“Ella and Louis” – Ella Fitzgerald and Louis Armstrong. This 1963 release is no stranger to Best Of lists and for good reason. It’s sublime. It’s the First Lady of Song with Satch, two dear friends in the studio illustrating why they’re considered the best at their craft. It also doesn’t hurt that the backing musicians include Oscar Peterson on piano, Herb Ellis on guitar, Buddy Rich on drums, and on trumpet? Yes, of course you know. My personal LP highlight – the opening track “Can’t We Be Friends.”
“Mel Torme Swings Shubert Alley” – Mel Torme with The Marty Paich Orchestra. I always thought Mel was at his level best when working with larger bands; I believe it’s a soulful connection that he had with the format of the big band and especially Marty Paich. The two were born to work together. This is a 1960 release on Verve records and the song collective, including “Too Close For Comfort,” “Just in Time” and others, give Torme room to stretch out. My personal LP highlight – “Once in Love With Amy.”
“Modern Sounds in Country and Western Music” – Ray Charles. Brother Ray crossed genres as easily as anyone alive; jazz, blues, R&B, easy listening, and yes country and western were in his repertoire, and he made it all sound so ridiculously easy. This 1962 ABC-Paramount release gave us some of the best from the world of C&W like “You Don’t Know Me” and “Born to Lose” and fused them with his gloriously soulful voice gifting us with a classic album. My personal LP highlight – “I Can’t Stop Loving You.”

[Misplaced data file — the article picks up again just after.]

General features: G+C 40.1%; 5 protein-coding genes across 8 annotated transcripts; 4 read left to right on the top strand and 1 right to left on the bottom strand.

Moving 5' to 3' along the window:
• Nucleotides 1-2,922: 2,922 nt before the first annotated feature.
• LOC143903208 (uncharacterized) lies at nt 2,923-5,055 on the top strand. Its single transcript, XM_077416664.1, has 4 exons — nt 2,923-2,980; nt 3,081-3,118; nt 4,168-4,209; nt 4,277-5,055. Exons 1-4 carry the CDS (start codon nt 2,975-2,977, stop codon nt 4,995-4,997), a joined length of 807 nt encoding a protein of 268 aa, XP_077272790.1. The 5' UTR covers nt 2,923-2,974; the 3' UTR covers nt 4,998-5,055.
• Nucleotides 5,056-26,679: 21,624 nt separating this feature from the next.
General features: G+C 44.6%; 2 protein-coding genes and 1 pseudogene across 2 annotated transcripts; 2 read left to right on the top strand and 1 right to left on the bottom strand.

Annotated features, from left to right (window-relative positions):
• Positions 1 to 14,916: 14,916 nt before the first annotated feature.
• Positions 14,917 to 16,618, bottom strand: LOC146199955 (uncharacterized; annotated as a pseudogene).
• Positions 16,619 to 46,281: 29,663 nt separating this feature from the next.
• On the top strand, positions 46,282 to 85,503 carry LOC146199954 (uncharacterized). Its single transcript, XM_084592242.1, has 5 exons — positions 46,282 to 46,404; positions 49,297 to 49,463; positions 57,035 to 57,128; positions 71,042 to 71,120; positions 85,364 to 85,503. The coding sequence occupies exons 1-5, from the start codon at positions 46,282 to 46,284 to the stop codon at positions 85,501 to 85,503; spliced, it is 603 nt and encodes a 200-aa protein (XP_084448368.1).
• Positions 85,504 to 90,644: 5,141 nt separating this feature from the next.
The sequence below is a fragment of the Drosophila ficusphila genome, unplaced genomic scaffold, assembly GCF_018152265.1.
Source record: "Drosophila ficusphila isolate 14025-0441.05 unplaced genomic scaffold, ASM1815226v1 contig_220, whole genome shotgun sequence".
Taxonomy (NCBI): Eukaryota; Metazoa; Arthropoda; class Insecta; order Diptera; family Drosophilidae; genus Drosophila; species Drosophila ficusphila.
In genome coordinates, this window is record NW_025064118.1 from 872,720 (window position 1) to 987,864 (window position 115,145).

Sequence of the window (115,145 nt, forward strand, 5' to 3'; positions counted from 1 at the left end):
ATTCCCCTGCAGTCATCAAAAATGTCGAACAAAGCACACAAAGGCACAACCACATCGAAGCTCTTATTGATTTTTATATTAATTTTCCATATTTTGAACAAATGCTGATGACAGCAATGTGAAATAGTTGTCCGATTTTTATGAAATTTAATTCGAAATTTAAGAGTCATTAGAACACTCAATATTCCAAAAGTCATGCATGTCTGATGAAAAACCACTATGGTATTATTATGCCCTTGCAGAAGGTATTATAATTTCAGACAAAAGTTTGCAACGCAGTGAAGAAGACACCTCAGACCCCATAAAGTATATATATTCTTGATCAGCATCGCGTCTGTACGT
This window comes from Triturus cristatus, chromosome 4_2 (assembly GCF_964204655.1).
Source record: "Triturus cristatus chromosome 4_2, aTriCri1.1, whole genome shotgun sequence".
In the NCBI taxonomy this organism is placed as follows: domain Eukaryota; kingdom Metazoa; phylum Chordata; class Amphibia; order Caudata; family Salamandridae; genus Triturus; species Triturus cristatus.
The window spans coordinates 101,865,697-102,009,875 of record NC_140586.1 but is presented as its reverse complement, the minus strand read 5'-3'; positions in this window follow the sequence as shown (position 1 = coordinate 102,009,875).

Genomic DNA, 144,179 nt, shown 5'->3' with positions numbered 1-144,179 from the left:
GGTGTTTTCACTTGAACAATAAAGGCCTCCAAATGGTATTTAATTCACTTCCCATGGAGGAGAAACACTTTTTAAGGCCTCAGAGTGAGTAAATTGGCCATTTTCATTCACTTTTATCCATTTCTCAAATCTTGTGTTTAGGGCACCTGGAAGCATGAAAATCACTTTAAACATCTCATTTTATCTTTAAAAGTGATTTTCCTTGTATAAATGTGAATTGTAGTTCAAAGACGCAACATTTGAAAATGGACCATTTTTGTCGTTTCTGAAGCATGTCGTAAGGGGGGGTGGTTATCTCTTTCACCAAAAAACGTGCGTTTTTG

“The Atomic Mr. Basie” – Count Basie Orchestra. This 1958 Roulette album opens with a big blast of sound that resonates even after the music has ended. With the exception of “The Kid From Red Bank,” co-written by Basie and Neal Hefti, all the music tracks from the original LP were written by Hefti, a gifted composer and arranger who would later go on to write and score for film and TV, including the theme to “The Odd Couple.” The music ranges from the sublime “After Supper” to the whimsical “Flight of the Foo Foo Birds.” My personal LP highlight – “The Kid From Red Bank.”